That’s not a rhetorical question. I truly want to know.

Might you be longing for a loved one to get well?  A child to come back from dark places?  The untenable situation in which you live to finally end?  I long for this for you as well.  Your needs populate my prayers.

And if you were to ask me today, I would be longing for you. 

If you are reading this post, we most likely know each other and have history together.  I trust you and our friendship.  I have a place of belonging in your life as you have in mine. 

You already know that following our retirement from full-time vocational ministry this summer my husband of 42 years and my mom of 65 (well, she’s a bit older but that’s how long I’ve known her), relocated to a new region of the country. And we love it here, we truly do.

But even a long anticipated and entirely welcome move still comes as a total shock to the system. All the systems. Everything that gave structure and form and purpose to a former life has been dismantled and needs to be rebuilt.

According to recent statistics from the United States Census Bureau, over 35 million people move each year.  That’s about one-ninth of the entire population.

As many of us can attest, moving to a different home in the same community is stressful enough. (The sorting!  The donating and discarding of possessions! The packing!)

But relocating to a different state, region or even country kicks the stress level up to an entirely new level. Virtually nothing in your life remains the same. (New utilities! New insurance coverages of every kind! Different schools, stores, and services!)

Yet the biggest challenge is to satisfy the most compelling need of all: to belong. Why is the need to know and be known, to fit in, to belong such a powerful one?

At its best, the longing to belong is a positive force for good. We build communities for mutual support. We seek fellowship to know that we are not alone. (“You, too? I thought I was the only one!)”  We want to know and to be known, to be useful to others, to have a purpose and a place.

At its worst, the drive to belong can become destructive. Gangs become the family that members lack, or the one that supports their darker impulses. Tribalism divides neighbor from neighbor due to ethnic identification or misguided loyalty.  The us vs. them of political affiliation creates an uncivil war on social media.

Yet the need to belong remains legitimate. Relocation changes the equation of our lives – for a time at least –  from one of addition and multiplication to subtraction. 

I took out my wallet and keyring the other day and finally did the hard thing. I cut up my former library card and store loyalty tags and tossed my fitness center ID.  I had already surrendered my access card with the chip that beeped me into my office building each day.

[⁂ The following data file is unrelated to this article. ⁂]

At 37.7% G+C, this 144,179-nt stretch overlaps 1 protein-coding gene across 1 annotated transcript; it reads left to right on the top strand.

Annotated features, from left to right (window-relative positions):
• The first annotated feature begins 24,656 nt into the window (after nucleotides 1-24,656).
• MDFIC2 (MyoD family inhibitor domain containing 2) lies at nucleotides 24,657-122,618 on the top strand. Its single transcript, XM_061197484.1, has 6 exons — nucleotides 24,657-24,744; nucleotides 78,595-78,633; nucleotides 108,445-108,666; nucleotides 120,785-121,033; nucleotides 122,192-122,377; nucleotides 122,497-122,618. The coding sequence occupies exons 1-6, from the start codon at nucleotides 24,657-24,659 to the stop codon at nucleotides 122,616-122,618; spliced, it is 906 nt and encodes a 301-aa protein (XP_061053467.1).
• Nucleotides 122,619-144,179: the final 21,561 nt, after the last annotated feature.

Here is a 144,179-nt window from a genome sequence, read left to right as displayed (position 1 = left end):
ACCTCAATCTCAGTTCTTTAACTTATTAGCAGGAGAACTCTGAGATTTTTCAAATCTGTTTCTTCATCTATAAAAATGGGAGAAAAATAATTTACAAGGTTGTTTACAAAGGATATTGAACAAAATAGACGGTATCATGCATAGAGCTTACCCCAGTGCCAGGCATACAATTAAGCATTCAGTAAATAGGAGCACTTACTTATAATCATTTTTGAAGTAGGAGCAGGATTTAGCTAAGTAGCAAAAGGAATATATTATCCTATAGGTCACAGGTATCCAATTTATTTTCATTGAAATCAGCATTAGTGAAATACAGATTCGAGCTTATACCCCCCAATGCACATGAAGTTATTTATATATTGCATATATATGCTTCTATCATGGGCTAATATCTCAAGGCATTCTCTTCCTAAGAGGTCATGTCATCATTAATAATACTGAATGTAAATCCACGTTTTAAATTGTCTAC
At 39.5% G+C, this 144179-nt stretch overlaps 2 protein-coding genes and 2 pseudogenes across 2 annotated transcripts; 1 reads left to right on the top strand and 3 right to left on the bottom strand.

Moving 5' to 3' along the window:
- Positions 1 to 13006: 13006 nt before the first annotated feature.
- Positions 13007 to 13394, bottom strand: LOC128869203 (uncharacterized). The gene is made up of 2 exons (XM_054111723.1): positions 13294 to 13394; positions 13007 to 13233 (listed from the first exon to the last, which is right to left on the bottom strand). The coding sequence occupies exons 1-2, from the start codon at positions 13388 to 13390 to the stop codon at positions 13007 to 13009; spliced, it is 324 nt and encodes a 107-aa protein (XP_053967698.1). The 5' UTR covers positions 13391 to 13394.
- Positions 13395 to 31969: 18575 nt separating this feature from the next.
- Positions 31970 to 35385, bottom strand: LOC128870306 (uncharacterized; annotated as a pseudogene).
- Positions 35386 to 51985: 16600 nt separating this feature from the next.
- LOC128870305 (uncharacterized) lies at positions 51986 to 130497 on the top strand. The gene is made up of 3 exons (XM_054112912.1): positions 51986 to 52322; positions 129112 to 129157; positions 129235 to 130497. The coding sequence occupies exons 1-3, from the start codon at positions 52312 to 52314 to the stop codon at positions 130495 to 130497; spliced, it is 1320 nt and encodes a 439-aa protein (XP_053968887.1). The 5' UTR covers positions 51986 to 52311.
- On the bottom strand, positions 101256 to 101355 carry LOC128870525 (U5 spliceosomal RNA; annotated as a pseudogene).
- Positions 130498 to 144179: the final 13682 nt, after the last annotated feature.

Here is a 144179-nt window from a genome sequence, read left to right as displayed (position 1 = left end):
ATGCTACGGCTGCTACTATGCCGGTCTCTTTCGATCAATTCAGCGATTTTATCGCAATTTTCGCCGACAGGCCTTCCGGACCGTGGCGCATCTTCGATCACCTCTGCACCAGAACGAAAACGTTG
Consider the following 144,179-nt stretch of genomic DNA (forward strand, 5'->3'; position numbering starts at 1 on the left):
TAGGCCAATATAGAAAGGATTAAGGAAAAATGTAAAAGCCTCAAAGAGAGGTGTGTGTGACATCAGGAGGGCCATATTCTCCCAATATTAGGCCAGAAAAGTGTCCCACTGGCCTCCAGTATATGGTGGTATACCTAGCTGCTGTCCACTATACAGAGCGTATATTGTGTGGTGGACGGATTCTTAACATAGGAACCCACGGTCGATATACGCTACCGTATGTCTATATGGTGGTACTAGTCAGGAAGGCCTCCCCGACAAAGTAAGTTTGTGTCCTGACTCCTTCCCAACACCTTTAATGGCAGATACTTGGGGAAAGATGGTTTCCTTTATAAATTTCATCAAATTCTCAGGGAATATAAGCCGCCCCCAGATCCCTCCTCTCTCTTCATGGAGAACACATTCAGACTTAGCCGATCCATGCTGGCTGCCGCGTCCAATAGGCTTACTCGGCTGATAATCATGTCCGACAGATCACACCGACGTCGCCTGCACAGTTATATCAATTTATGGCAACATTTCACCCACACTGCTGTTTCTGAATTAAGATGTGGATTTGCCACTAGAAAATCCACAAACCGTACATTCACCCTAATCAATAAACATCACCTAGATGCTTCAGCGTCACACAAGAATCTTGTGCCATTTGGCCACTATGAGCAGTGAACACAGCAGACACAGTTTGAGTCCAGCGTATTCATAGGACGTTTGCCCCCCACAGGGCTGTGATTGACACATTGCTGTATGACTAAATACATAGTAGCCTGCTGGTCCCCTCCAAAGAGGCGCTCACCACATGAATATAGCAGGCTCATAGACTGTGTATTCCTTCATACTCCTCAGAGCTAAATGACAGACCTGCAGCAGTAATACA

Silly to hang onto them, right? Stupidly sentimental, and impractical besides. They had no value except as symbols of formerly belonging to a people and a place.

But I’m thinking of you today, and you give me courage. You’ve moved too, lots of times, and some of you have changed continents as well as cultures.

So here’s what I think you’d have me do.

  1. Choose to know even if not yet to be known.

I’m taking your advice!  On Saturdays I march myself to the local Farmer’s Market and greet the vendors by name. Jana sells organic poultry. Eddie has the best lettuce and tomatoes. Hank provides the fresh trout. Or I drive downtown and duck in and out of the shops, chatting with Ellie at the resale shop or Jackie, the mayor’s wife who’s recovering from foot surgery while running the antique store. Today I visited a local writers group where I met some lovely women.  I am getting to know our community a bit and that’s a start, isn’t it?

2.  Don’t wait to be invited. Issue those invitations yourself, girl!

OK, I hear you!  We are having three young pastors and their wives over for dinner soon and we look forward to coming alongside them with prayer and support. We also plan to go door to door to invite neighbors over for cookies, crunchies and conversation, an idea we picked up from our friends Dave and Carol when they moved.

3. Volunteer!  Helpers are welcome everywhere. 

Our new hometown has a fantastic community theatre, and I’ve signed up to usher this weekend.  With experience as a Div 3 swim coach, Mike is hoping to get involved with the Smoky Mountain Aquatics Club.  Once we settle into a new church home, we’ll be looking for ways to be of service there too. 

And that wallet that retirement and relocation emptied in more ways than one?  This week I added a new library card, rec center ID and grocery store loyalty card. When the clerk at Ingle’s asked for it, I was proud to showit to her. Made me feel like a local. Like maybe I belong.

Doesn’t take much to make me happy these days.